Does your dog sleep in bed with you at night or are you on the fence about making bed sharing your new sleeping situation? Research has shown that slightly less than one-half of all pet owners share their bed or bedroom with their pet. Let’s examine what kind of impact this decision can have on your sleep by breaking down the positives and negatives surrounding co-sleeping with your canine companion.
– In a study of 150 participants suffering from sleep disorders, 25 percent allowed pets in the bedroom. About half perceived their pets as unobtrusive or beneficial to their ability to sleep.
– Caring for pets helps people get out of bed and keep them on a consistent waking schedule. Plus, it gets you exercise which helps with falling asleep at night.
– Pets can bring comfort and security to those who sleep without a human partner.
– Pets can give their owners a psychological boost. Our furry friends give us companionship, decrease loneliness, improve mood, reduce depression, give us purpose, and distract us from worries.
– Dogs may disturb your sleep due to human/pet core body temperature differences and the different sleep-wake cycles of humans and dogs. Canines are polyphasic sleepers and average three sleep/wake cycles per nighttime hour, while humans are monophasic sleepers (one period of sleep over a 24-hour cycle).
– Pets can be noisy bed partners. In a 2002 study, 53 percent of the participants who slept with a pet in the bedroom considered their sleep to be disturbed most nights. The most common cause of disturbance dog owners in the study identified was that the pet snored.
– Human allergies can be aggravated by bed-sharing with a pet.
– Bringing your buddy into bed may delay you falling asleep by several minutes.
If you’d like to see if you and your pup can successfully sleep beside each other, test it out for a few nights and see if it works. Try your best not to condition your pet to sleep with you if you are in anyway unsure. After a couple of nights, you should have a clear idea if this arrangement will work. You may want to experiment with dog sleep music if you’re determined to co-sleep with your furbaby.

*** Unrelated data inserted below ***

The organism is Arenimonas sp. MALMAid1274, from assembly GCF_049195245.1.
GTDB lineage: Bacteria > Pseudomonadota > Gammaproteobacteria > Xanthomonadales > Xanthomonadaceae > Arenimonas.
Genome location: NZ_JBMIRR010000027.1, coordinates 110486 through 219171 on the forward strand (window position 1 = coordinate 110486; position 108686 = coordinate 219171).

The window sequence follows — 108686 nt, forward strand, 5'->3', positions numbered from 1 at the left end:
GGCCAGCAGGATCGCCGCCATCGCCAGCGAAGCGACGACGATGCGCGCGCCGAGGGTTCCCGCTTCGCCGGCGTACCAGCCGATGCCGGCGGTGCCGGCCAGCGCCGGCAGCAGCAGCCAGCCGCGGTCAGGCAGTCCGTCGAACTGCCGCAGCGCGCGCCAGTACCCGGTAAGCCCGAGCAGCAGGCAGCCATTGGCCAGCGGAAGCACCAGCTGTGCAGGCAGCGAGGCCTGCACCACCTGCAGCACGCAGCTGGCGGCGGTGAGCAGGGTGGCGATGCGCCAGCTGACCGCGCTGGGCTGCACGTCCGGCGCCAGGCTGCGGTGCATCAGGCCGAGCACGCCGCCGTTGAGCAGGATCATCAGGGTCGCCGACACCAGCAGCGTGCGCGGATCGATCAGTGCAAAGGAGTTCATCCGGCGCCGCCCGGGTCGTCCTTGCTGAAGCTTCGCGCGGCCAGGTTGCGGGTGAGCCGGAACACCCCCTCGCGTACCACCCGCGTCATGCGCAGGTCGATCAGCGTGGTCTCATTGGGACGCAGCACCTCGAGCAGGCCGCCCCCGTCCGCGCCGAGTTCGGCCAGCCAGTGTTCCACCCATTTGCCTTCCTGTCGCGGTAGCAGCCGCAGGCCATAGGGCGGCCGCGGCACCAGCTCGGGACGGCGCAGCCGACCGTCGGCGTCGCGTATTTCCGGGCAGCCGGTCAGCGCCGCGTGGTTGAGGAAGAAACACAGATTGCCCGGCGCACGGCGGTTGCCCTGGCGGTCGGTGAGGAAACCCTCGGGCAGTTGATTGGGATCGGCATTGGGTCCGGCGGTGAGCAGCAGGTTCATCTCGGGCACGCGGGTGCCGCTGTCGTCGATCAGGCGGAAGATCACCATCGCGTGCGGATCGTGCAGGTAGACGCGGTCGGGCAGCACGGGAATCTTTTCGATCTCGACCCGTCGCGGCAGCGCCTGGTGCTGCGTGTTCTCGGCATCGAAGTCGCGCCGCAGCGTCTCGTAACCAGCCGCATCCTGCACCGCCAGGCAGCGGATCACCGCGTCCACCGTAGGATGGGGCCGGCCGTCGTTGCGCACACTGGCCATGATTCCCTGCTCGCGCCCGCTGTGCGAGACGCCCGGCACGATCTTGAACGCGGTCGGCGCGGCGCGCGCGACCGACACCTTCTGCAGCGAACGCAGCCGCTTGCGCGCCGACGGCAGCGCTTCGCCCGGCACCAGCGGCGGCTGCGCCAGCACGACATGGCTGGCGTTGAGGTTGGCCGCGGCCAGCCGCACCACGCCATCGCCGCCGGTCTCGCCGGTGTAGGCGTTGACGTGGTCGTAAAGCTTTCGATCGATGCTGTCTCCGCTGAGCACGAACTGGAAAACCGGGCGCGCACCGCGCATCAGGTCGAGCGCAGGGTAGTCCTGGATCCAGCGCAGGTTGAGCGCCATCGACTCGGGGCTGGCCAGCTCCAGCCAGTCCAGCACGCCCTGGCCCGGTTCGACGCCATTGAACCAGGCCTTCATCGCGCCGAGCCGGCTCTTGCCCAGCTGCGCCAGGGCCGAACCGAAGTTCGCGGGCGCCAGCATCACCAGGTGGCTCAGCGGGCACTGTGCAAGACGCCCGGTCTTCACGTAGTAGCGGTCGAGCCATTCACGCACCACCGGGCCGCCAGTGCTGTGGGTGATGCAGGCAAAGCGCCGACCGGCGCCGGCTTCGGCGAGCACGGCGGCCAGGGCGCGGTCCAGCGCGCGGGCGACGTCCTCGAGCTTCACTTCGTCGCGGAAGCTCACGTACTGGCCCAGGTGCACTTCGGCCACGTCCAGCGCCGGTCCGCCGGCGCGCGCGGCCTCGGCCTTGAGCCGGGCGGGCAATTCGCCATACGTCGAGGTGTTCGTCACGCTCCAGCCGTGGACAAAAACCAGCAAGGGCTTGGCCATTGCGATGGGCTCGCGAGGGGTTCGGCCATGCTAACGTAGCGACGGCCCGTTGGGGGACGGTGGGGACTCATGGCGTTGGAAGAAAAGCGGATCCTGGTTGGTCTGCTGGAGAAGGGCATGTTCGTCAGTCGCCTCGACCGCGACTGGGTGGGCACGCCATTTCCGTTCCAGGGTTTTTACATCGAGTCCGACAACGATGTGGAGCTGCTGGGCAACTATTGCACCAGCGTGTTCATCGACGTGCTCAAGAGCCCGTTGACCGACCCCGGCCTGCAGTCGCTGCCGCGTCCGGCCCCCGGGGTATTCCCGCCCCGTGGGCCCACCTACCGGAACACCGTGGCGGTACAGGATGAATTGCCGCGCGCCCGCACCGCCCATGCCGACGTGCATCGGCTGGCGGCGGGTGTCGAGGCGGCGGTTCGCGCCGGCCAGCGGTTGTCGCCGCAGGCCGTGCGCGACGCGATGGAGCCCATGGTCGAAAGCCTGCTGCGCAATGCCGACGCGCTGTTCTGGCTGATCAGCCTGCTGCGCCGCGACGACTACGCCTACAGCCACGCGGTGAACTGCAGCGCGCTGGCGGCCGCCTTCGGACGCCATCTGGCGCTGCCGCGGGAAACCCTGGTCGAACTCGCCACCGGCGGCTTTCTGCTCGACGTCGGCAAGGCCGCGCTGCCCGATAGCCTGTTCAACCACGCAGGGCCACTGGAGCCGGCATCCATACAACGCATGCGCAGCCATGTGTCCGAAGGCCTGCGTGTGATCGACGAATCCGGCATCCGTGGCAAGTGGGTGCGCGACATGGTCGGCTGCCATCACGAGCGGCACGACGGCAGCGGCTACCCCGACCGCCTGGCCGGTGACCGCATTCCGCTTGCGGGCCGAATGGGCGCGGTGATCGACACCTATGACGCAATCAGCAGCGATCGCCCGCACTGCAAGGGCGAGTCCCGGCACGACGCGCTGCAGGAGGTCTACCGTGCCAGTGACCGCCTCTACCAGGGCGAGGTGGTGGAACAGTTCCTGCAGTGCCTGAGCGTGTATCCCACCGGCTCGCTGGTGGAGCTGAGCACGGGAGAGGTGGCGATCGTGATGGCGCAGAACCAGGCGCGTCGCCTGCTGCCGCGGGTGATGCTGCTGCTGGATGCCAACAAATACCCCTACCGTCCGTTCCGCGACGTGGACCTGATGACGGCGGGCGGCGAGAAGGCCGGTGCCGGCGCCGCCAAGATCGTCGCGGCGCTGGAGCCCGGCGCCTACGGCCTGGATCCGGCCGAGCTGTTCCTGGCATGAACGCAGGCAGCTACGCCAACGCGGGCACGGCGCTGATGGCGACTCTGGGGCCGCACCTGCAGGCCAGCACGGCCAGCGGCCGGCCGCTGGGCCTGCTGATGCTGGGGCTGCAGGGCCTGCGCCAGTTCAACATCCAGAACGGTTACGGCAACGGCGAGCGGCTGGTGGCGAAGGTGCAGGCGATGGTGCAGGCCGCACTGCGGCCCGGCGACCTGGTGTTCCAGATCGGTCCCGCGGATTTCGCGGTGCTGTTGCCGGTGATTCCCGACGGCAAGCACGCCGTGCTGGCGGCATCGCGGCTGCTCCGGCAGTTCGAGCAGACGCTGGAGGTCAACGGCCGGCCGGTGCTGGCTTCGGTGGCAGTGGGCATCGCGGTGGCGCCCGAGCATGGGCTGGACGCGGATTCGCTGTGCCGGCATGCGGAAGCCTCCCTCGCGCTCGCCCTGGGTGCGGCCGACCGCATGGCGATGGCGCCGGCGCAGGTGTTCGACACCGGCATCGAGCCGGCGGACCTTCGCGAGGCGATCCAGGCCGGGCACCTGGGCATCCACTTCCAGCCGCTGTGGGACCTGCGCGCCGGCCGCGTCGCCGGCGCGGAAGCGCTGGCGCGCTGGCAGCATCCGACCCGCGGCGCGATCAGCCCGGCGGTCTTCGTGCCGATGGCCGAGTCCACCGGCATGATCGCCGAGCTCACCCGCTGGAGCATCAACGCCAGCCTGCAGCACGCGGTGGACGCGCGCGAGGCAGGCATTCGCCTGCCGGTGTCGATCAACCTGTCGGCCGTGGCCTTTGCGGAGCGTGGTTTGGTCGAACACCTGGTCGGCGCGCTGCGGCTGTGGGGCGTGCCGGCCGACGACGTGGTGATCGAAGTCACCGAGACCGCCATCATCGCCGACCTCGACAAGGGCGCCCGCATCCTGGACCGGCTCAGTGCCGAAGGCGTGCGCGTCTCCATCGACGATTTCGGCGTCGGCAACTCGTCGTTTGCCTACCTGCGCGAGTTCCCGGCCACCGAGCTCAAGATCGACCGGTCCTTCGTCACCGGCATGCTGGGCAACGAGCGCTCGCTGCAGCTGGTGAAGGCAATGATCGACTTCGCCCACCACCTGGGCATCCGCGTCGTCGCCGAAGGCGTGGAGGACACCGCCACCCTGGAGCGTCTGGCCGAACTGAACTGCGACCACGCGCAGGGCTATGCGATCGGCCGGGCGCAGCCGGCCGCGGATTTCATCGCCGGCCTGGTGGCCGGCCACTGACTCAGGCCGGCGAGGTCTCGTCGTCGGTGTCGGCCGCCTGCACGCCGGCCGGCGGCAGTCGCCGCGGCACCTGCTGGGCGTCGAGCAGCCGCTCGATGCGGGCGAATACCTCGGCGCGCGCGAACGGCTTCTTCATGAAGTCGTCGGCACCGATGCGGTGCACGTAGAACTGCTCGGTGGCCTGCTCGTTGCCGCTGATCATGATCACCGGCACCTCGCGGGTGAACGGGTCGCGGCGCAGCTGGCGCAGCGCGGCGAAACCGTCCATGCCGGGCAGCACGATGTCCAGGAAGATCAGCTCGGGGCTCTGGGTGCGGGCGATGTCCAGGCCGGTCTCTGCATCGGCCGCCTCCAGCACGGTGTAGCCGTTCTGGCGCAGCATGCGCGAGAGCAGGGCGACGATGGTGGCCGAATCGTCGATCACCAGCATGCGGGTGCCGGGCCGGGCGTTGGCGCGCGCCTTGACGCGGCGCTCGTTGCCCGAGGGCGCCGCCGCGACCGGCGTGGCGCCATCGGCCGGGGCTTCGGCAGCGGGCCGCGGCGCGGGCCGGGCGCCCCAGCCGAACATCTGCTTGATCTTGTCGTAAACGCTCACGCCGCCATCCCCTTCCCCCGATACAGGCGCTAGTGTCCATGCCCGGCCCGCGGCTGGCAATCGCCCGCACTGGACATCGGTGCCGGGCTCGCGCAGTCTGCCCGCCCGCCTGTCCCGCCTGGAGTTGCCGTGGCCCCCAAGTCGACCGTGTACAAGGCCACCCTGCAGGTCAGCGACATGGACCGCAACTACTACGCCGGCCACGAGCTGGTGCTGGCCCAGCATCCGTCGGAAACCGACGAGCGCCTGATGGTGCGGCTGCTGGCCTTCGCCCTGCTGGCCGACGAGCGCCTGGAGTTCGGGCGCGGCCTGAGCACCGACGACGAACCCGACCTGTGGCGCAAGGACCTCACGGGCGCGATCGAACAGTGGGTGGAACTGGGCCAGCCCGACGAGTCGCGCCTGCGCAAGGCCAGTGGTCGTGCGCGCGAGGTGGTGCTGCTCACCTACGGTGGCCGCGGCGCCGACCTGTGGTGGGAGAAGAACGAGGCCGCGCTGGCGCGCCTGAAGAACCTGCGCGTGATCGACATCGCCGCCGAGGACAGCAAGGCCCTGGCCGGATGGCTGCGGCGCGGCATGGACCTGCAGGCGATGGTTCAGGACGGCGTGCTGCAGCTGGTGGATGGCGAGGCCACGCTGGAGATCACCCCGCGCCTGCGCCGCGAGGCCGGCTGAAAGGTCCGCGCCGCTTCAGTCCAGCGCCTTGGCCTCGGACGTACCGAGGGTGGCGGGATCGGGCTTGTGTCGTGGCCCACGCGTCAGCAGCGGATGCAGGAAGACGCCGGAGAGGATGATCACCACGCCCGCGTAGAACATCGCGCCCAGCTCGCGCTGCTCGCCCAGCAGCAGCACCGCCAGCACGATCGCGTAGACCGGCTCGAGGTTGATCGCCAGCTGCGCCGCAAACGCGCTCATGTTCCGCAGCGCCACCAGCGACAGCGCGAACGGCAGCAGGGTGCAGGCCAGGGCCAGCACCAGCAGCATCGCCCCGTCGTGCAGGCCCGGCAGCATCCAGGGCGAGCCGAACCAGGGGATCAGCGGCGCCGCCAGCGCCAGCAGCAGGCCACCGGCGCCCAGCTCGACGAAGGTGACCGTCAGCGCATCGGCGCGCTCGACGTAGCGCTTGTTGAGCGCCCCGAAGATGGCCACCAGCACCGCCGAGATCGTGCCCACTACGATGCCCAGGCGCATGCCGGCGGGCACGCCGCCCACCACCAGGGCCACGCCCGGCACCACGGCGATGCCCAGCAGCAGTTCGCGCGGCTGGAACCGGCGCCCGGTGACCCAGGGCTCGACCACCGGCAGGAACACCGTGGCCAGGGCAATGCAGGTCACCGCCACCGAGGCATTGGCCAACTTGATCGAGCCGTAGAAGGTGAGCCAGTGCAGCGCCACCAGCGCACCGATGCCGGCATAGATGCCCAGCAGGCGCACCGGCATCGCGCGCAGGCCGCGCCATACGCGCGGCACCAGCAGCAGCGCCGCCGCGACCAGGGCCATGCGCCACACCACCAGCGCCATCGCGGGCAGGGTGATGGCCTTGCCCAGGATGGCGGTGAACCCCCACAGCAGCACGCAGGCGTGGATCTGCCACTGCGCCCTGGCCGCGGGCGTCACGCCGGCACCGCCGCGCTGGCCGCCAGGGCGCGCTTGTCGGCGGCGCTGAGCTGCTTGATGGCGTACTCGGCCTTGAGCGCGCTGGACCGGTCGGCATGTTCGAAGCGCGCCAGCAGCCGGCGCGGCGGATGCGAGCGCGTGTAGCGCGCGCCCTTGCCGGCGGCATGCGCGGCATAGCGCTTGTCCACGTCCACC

“A few studies have been done specifically in dogs and other companion animals that support the beneficial effects of certain music on these species,” explains Dr. Mark Verdino, DVM, senior vice president and chief of veterinary staff at North Shore Animal League America.
Listen to one example of dog sleep music below!
While researchers work to better understand what playing certain types of music can do for canines, we do know that relaxing sounds and music do affect physiological processes in the autonomic system.
“The autonomic system controls both the fight-or-flight response and the rest-and-digest response,” Dr. Christie Cornelius, DVM, shares. “Relaxed dogs, in general, have slower heart rates, rest more easily and are less vocal—similar to what the brain experiences during a rest-and-digest situation.”
Dogs seem to relax when exposed to music with a tempo of 50-60 beats per minute. Think classical music, reggae, and some types of soft rock. “Classical music with a single instrument at a slower tempo has been especially shown to produced relaxed behaviors in dogs,” Dr. Cornelius adds.